This year for the holiday season at Liberty Hall Museum we have decided to incorporate the grande finale of our Toys Through Time exhibit with our Christmas decor and tours. We have picked five iconic board games and have decorated each of the rooms on the first floor to represent each one. Of course the board games we picked, the Kean family don’t actually own but who doesn’t enjoy a more whimsical Christmas?? They have 600 other toys, but none of these! #ClassicKeans.
The Great Hall has been transformed into Candy Land! Candy Land was designed in 1948 by Eleanor Abbott while she was recovering from polio. The game was made for and tested by the children in the same wards in the hospital. The children suggested that she submit the game to Milton Bradley who bought it and first published it in 1949. We made small vignettes based off of the different areas of the board game for example, the Peppermint Forest and Molasses Mountain.
The Dining Room has become the great murder mystery of the game Clue or Cluedo as it is known in England. In 1944 Anthony E. Pratt applied for a patent of his invention of a murder/mystery themed game originally named “Murder!”. Pratt presented it to the department store Waddingtons who immediately purchased it and provided its trademark name of Cludeo. It was originally published in 1949 and his originally design called for ten characters, one of whom was to be designated the “victim” by random drawing prior to the start of the game. We have set the Dining Room up as a dinner party with table settings for each Clue character with possible murder weapons throughout the room.
The Butler’s Pantry has been turned into a “words with friends” heaven with the board game Scrabble. In 1938, American architect Alfred Butts created the game as a variation on an earlier word game he invented called Lexiko. The new game which he called “Criss-Crosswords” added the 15 x 15 game board and the crossword style game play. According to legend, Scrabble’s big break game in 1952 when the president of Macy’s played the game on vacation and upon his return, was surprised to find that his store did not carry the game. He placed a large order and within a year “everyone had to have one!” We have decorated the tree with scrabble letter piece ornaments.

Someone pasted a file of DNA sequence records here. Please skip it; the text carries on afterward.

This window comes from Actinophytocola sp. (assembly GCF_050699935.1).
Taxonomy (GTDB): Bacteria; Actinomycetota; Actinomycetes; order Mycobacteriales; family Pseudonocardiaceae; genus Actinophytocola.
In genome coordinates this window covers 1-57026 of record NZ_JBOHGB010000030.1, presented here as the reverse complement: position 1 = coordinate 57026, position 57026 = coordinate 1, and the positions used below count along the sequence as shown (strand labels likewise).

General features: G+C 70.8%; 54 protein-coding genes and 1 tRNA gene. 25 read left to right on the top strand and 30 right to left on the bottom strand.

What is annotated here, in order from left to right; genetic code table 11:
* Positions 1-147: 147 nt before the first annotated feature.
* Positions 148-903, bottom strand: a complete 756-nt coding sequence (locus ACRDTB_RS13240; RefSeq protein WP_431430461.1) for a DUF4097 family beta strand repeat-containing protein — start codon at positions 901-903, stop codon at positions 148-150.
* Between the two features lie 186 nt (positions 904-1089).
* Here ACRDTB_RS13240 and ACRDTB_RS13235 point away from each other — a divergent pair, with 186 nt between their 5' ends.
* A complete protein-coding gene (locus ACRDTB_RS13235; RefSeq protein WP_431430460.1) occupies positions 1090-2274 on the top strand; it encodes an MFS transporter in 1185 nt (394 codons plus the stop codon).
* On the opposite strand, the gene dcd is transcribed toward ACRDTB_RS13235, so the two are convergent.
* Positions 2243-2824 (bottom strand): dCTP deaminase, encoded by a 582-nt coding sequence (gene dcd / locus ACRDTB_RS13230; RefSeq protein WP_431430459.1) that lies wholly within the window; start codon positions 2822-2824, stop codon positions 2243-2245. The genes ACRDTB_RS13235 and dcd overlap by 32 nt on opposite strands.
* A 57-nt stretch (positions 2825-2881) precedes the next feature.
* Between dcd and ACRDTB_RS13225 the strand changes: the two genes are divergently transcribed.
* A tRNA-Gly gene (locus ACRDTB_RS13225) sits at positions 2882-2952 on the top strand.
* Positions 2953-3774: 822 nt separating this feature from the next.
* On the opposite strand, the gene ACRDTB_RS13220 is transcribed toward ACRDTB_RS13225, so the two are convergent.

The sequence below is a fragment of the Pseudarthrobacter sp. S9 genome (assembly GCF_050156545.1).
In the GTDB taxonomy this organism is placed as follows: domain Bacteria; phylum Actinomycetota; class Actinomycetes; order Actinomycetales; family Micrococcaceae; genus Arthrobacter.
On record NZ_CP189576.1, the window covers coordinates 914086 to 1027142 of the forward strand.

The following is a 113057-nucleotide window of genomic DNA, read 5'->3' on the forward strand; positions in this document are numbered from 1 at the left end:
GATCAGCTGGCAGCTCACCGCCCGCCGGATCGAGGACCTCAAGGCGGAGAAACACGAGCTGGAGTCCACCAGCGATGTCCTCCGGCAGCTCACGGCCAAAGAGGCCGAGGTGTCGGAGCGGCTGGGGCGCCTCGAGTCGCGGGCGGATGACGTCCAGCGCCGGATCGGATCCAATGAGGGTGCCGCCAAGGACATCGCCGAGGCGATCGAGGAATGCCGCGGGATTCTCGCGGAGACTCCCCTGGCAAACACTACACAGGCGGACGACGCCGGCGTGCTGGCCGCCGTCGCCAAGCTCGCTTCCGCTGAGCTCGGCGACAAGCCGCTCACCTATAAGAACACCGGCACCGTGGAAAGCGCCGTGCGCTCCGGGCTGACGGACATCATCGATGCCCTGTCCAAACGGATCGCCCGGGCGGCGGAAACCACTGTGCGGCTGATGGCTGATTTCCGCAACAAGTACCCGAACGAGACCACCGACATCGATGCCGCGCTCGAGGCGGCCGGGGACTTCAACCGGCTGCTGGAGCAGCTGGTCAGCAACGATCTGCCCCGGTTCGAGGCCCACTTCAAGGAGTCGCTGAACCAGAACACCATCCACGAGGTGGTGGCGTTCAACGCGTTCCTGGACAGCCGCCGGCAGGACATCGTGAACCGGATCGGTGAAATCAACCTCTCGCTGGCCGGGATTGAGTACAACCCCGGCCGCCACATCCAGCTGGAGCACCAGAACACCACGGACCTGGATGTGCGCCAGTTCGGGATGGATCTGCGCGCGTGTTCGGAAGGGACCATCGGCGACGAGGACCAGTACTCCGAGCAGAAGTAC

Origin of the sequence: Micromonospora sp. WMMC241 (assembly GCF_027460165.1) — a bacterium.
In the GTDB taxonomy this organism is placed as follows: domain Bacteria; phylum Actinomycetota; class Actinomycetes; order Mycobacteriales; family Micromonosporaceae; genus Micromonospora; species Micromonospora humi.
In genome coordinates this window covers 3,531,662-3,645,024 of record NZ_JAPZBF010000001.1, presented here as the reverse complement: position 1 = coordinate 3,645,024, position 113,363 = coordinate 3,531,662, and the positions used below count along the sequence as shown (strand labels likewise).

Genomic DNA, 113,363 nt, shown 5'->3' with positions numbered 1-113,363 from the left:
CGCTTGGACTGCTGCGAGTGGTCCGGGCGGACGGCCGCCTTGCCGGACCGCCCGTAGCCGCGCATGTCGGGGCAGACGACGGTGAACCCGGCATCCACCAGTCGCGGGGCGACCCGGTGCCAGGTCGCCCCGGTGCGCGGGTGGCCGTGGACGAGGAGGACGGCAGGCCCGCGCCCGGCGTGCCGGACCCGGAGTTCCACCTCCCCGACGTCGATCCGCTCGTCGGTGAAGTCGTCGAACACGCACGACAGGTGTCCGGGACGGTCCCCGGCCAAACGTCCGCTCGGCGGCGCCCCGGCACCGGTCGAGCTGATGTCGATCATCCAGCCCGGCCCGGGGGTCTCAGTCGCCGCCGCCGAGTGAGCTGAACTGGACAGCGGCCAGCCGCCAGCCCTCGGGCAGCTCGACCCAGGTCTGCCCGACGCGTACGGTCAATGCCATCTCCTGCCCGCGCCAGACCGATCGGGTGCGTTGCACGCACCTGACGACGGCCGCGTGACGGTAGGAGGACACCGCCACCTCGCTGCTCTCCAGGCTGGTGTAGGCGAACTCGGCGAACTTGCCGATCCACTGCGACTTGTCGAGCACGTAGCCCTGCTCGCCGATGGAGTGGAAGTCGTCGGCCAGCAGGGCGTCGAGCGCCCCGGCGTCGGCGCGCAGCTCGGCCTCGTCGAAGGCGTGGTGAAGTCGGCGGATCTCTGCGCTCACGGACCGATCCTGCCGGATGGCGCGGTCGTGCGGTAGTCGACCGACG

The next board game is not necessarily as iconic as the others but we still wanted to include it because it has a fun background story! Our Parlor represents Around the World with Nellie Bly which is based off a newspaper game chronicling the journey of Jane Cochrane who wrote for the New York World newspaper under the pen name of Nellie Bly. In 1888 Bly suggested to her editor that she take a trip around the world attempting to turn the fictional Around the World in 80 Days by Jules Verne into fact for the first time. To keep interest in the story the World organized a “Nellie Bly guessing match” in which readers were asked to estimate Nellie’s arrival time down to the second. Bly traveled a total of 24,899 miles in 72 days. The Parlor has two steamer trunks and a carpet bag from the collection which would have been used by Bly for her travels.
And finally, everyone’s favorite, Monopoly! The history of Monopoly is a little shady. Elizabeth Magie created the game in which she hoped to be able to explain the single tax theory. Magie took out a patent in 1904 for her game, The Landlord’s Game which was self published in 1906. And here is where it gets shady! Friends of Magie, Ester & Charles Darrow, went to her house and played The Landlord’s Game in which Darrow then asked for a written set of rules of the game which he found fascinating. Darrow would then create Monopoly based off of Magie’s game and the two never spoke again. The original version of the game was based off the streets in Atlantic City, NJ. The Morning Room is decorated with Monopoly money, mortgage cards and the iconic green houses & red hotels.
Christmas in Toyland tours are Monday – Saturday from 10 a.m. – 3 p.m., leaving on the hour. They will run through December 30, 2016!